Ambitious aging study attracts 50,000 participants

The Canadian Longitudinal Study on Aging (CLSA), one of the most comprehensive studies ever conducted on aging, has reached its goal of 50,000 participants.

agingBy MUHC Public Affairs

The Canadian Longitudinal Study on Aging (CLSA), one of the most comprehensive studies ever conducted on aging, has reached its goal of 50,000 participants. This national undertaking aims to find ways to improve the health of Canadians by better understanding the processes and dimensions of aging.

Over the five past years, CLSA research teams from McMaster, Dalhousie, and McGill Universities and key players in Quebec including the Research Institute of the McGill University Health Centre (RI-MUHC), and the Research Centre on Aging and Health of the Université de Sherbrooke, have implemented the study, collected data, and have now completed recruitment. The announcement was made earlier this week in Hamilton by the Honourable Dr. K. Kellie Leitch, Minister of Labour and Minister of Status of Women, and David Sweet, Member of Parliament for Ancaster–Dundas–Flamborough–Westdale. Minister Leitch and MP Sweet congratulated the research team on reaching their ambitious recruitment goal and thanked the participants from across the country for agreeing to take part in this important research project.

Dr. Christina Wolfson
Dr. Christina Wolfson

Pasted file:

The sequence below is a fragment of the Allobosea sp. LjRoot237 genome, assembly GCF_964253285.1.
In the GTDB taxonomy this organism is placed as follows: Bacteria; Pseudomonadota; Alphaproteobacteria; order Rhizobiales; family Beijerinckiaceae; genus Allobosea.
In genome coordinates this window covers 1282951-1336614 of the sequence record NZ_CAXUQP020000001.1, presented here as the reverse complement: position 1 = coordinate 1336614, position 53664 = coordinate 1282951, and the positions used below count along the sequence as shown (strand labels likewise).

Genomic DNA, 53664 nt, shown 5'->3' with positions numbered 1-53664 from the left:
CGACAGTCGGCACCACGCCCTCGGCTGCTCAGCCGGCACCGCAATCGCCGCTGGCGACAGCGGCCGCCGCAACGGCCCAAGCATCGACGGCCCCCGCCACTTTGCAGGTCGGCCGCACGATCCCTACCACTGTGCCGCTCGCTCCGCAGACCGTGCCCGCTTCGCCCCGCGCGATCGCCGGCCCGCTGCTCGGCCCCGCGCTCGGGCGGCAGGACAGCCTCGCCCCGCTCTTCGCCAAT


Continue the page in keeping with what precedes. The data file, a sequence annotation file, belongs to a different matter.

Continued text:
“I am proud of this achievement, which is due to the dedication of the research team and their decade and more of planning, and to the very generous participation of 50,000 people from across Canada who agreed to be part of the study. The CLSA is now ready to provide a unique resource for researchers and policy makers enabling research that was not possible in the past,” says CLSA co-principal investigator, Dr. Christina Wolfson, researcher at the RI-MUHC and professor at McGill’s Departments of Medicine and Epidemiology, Biostatistics and Occupational Health.

More than 160 researchers from 26 Canadian universities with expertise in biology, genetics, clinical research, social sciences, economics, epidemiology and population health are involved in the CLSA. Moreover, the CLSA includes 11 data collection sites, one of which is located at the RI-MUHC. In addition, the RI MUHC houses the CLSA Statistical Analysis Centre where Dr. Wolfson’s team is responsible for examining the quality and reliability of the data and prepares the data for release to researchers.

Launched in 2010, the CLSA is following participants from all 10 provinces, aged 45 to 85 at recruitment, to collect a wide range of information about the changing biological, medical, psychological, social, lifestyle and economic aspects of peoples’ lives. They will be revisited once every three years for 20 years to carry out complete data collection, and contacted at regular intervals to maintain contact and engagement with the study. All the participants have now completed baseline assessments through telephone interviews or through face-to-face interviews, followed by visits to specially designed data collection sites.

The study is a Canadian Institutes of Health Research (CIHR) strategic initiative. It was launched through grants from the Government of Canada through CIHR and the infrastructure is supported by an award from the Canada Foundation for Innovation, as well as funding from several provinces, universities and other partners.

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